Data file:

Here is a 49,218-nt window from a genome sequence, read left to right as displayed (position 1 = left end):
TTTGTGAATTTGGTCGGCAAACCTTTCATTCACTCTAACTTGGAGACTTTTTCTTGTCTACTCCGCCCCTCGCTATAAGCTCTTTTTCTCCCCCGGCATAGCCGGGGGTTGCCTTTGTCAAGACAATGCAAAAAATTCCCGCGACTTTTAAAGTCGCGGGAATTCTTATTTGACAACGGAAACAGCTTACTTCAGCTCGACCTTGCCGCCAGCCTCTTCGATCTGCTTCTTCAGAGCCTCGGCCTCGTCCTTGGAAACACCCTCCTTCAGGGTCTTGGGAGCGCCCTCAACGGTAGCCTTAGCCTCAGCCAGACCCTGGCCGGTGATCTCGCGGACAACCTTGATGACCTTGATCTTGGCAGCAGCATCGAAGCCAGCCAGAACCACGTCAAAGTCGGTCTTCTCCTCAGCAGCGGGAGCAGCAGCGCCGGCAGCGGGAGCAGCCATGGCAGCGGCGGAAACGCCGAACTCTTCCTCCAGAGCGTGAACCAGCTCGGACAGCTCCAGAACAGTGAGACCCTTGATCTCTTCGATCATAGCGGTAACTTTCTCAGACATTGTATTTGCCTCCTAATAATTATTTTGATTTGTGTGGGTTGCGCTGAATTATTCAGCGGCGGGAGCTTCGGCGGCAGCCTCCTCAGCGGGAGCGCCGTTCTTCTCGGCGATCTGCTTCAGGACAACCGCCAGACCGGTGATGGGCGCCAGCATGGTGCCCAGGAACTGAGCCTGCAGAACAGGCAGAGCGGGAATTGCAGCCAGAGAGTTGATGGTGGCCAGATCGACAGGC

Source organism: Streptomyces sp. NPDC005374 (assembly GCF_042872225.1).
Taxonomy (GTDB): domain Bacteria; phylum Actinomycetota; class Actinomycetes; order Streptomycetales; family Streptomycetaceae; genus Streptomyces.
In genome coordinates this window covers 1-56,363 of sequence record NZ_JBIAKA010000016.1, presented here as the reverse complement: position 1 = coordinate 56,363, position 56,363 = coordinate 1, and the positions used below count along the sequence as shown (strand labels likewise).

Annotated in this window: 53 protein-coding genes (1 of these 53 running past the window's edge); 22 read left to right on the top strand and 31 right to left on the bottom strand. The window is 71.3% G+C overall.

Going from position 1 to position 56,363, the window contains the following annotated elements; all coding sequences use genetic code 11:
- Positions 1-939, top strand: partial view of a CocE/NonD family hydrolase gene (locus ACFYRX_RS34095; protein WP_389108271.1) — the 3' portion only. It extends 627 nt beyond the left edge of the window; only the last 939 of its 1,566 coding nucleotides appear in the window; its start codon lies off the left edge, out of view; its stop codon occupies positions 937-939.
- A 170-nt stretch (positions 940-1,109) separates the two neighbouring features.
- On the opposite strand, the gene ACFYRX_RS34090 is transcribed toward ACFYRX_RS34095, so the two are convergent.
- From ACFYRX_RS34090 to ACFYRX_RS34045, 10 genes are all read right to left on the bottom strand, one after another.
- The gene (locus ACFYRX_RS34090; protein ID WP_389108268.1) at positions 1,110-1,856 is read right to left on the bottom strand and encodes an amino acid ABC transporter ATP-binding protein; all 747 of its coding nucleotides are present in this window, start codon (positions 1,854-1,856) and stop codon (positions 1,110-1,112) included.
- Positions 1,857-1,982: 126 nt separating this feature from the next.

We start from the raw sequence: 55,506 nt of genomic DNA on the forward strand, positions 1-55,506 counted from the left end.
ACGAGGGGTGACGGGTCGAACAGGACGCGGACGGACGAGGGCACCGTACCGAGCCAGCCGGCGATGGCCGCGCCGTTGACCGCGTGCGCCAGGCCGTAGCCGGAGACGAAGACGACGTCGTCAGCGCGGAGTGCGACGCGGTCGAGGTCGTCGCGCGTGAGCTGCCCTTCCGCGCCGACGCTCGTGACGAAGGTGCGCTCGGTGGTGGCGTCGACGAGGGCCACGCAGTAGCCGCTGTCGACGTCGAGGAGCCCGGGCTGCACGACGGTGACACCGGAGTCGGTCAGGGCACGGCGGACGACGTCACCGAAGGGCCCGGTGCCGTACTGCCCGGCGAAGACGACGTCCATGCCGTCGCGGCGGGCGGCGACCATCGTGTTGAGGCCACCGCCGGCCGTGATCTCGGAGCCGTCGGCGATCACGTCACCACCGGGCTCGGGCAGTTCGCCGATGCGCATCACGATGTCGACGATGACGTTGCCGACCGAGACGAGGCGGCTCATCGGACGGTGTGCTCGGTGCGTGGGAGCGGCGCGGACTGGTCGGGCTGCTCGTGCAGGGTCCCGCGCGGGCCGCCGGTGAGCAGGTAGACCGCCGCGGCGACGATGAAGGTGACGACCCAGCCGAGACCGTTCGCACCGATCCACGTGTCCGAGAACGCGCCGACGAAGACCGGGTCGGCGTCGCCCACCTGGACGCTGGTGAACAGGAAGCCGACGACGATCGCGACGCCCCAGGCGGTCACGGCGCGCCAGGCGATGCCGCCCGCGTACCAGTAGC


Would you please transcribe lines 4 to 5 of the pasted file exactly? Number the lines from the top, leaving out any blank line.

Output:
Taxonomy (GTDB): domain Bacteria; phylum Actinomycetota; class Actinomycetes; order Streptomycetales; family Streptomycetaceae; genus Streptomyces.
In genome coordinates this window covers 1-56,363 of sequence record NZ_JBIAKA010000016.1, presented here as the reverse complement: position 1 = coordinate 56,363, position 56,363 = coordinate 1, and the positions used below count along the sequence as shown (strand labels likewise).